The news site of Santa Barbara City College.

The Channels

The news site of Santa Barbara City College.

The Channels

The news site of Santa Barbara City College.

The Channels

Women’s swim makes waves and friendships during season

A line of swimmers dive off the starting blocks as a race begins on March 18, 2023 at Los Angeles Valley Community College in Valley Glen, Calif. Swift entry into the water is essential for building speed in a race.

The scent of aerosol sunscreen wafts across the pool deck. Teams from various schools are huddled together beneath brightly colored pop-up tents. Along one wall of the Los Angeles Valley Community College pool, a line of tents protects spectators from the sun.

Along another wall, Natasha Bedingfield’s “Unwritten” plays. City College’s women’s swim team is gathered beneath a red tent. Some sit or stand, quietly cracking jokes. Others are making friendship bracelets. One is asleep on her towel.

Nearly every week, the women’s swim team gathers on a different pool deck to perform a similar ritual. As they wait for their events to begin, they try to stay warm, conserve energy, and maintain a calm poise. 

On days they are not competing, they are practicing. Between the hours of weightlifting, swimming laps, and performing drills, they have formed a tight bond.

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Maddy Thompson joked that she spends at least 12 hours a day with her teammate, Natalie Mancinelli. The two girls are neighbors.

“Other swimmers, like four hours a day,” Thompson said, smiling. “Some of the girls live together, too.”

Many members of the swim team enjoy eating at local restaurants, including Santa Barbara Chicken Ranch, after practices. In these moments, they are able to sit and laugh casually together without the distraction of finishing a set of laps or weight repetitions.

The familiarity the athletes have with each other proves itself useful at meets. Nicknames and inside jokes are used as chants and cheers as the women split themselves into groups at either end of the lanes and shout encouragement at their swimming teammates. 

After each race, congratulations are exchanged. Assistant Coach Paige Treloar-Ballard pulls the occasional athlete aside for a quiet moment of analysis before she is typically joined by a circle of team members offering animated jokes and gestures of support.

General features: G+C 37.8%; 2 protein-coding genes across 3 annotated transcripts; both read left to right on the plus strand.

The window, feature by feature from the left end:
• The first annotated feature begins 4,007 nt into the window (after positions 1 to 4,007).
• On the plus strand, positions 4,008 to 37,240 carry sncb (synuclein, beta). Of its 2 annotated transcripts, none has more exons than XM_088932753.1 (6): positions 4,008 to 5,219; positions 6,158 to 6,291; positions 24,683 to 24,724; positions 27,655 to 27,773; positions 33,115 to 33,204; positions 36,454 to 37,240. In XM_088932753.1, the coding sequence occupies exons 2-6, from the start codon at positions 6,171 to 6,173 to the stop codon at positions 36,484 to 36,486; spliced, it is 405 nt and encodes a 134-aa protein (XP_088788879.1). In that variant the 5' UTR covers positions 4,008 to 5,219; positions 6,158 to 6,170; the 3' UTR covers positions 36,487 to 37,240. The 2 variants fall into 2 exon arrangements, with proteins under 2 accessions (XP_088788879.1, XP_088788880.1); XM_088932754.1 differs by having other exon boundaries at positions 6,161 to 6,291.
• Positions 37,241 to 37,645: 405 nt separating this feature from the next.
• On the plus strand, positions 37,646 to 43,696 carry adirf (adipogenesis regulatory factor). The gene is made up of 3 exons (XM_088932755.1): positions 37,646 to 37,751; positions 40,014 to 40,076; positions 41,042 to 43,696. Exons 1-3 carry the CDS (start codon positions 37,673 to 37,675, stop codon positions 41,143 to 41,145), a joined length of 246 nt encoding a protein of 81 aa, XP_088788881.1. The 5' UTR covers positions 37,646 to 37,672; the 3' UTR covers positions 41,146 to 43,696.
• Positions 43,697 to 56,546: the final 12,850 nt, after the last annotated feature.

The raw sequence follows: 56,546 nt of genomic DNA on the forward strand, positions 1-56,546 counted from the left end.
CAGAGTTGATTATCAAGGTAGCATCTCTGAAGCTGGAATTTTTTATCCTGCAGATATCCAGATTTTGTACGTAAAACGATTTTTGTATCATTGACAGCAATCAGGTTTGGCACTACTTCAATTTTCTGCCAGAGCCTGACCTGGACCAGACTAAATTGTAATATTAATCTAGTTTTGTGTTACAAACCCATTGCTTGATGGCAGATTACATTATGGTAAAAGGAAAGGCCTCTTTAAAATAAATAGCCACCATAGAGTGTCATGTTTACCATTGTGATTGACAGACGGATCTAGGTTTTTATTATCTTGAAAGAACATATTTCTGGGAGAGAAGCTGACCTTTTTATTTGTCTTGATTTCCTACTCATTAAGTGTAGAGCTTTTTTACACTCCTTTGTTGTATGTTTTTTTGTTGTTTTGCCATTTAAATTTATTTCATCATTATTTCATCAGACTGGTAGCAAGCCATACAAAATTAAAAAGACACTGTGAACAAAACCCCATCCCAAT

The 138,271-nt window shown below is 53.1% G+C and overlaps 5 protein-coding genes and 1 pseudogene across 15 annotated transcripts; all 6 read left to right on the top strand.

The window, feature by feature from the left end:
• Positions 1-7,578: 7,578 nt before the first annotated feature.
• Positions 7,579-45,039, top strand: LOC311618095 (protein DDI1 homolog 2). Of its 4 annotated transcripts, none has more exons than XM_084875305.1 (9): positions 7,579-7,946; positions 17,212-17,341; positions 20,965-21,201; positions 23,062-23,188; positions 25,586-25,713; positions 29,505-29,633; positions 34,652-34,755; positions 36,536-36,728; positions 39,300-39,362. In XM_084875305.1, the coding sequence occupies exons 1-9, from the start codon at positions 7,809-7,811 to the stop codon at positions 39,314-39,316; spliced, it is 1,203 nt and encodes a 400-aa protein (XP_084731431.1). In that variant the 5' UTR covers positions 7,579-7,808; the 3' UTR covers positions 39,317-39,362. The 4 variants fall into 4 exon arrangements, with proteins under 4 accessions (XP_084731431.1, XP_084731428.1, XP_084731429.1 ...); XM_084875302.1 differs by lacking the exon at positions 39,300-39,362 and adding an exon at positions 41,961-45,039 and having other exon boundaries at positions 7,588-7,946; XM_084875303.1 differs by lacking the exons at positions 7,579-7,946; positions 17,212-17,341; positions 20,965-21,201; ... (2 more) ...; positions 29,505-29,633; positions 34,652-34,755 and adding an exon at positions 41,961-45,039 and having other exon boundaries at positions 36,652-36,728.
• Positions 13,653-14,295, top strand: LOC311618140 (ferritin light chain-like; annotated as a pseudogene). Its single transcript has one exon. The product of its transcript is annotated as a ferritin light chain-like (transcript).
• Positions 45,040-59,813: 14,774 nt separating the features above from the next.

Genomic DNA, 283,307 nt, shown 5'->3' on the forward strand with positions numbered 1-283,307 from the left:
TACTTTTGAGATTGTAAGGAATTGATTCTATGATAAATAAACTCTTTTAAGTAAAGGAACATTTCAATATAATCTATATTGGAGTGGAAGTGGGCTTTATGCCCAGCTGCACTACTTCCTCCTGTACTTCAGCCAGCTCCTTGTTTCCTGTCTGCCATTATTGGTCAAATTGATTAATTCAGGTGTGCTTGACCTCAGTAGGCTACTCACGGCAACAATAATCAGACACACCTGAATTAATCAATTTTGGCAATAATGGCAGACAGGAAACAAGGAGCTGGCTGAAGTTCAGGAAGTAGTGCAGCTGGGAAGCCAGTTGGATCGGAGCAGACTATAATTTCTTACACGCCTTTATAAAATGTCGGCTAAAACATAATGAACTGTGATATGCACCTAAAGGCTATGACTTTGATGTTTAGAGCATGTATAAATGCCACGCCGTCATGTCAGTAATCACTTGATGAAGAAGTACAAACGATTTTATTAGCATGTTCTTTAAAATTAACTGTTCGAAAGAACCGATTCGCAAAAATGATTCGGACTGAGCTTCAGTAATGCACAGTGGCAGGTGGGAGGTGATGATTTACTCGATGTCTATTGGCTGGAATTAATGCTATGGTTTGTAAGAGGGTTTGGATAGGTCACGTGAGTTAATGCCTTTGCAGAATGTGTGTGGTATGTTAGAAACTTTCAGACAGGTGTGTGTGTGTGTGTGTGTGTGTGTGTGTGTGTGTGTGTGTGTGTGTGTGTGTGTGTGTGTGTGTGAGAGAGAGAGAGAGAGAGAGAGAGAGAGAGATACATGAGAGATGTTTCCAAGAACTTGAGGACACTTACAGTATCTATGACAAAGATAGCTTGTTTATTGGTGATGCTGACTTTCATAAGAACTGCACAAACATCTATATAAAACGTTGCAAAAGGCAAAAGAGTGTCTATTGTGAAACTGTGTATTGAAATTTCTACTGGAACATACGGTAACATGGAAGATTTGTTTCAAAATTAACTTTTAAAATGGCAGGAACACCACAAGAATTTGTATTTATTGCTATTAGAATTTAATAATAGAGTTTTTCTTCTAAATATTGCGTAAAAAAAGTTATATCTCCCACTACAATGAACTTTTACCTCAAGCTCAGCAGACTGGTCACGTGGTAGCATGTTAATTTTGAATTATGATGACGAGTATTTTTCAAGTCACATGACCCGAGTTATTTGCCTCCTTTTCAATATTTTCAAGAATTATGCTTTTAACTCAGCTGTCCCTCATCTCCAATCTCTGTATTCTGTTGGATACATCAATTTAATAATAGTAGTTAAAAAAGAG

The support system offered to each swimmer extends beyond moments at meets and practices. The coaching staff puts in place a number of safeguards to ensure that athletes feel supported. This includes frequent check-ins and required hours in study hall for first-year members of the team.

“We don’t practice more than two to three hours a day max,” Alessia Gressi said. 

She shares that swimmers are encouraged to maintain a balance between their sport, academics, and social and work lives.

Even on the long bus rides to and from the competition, Head Coach Chuck “Chuckie” Roth is able to take a few minutes with each athlete to discuss their mindset and overall stress level.

“Sometimes Chuckie will come around and talk with each of us,” Gressi said, describing bus rides.

“Check in,” added Claire Daland in soft agreement.

Between all of the moments of explicit encouragement, there is a flurry of goofiness and jokes. The swimmers hand each other the bracelets they made for luck and compliment each other on various tattoos, but the conversation quickly turns to the amusing hypothetical of accidentally tattooing a mistranslated word or phrase in Arabic or Chinese.

Circles of cheer frequently erupt into laughter as one athlete taking a strongman pose leads everyone to imitate her, pretending to be a bodybuilder.

By the final races of the meet, the smell of sunscreen has been replaced with pizza, and the few women competing in the last race laugh. They’re not losing out, after all. It’s just some more motivation from their teammates that the box happens to be open.

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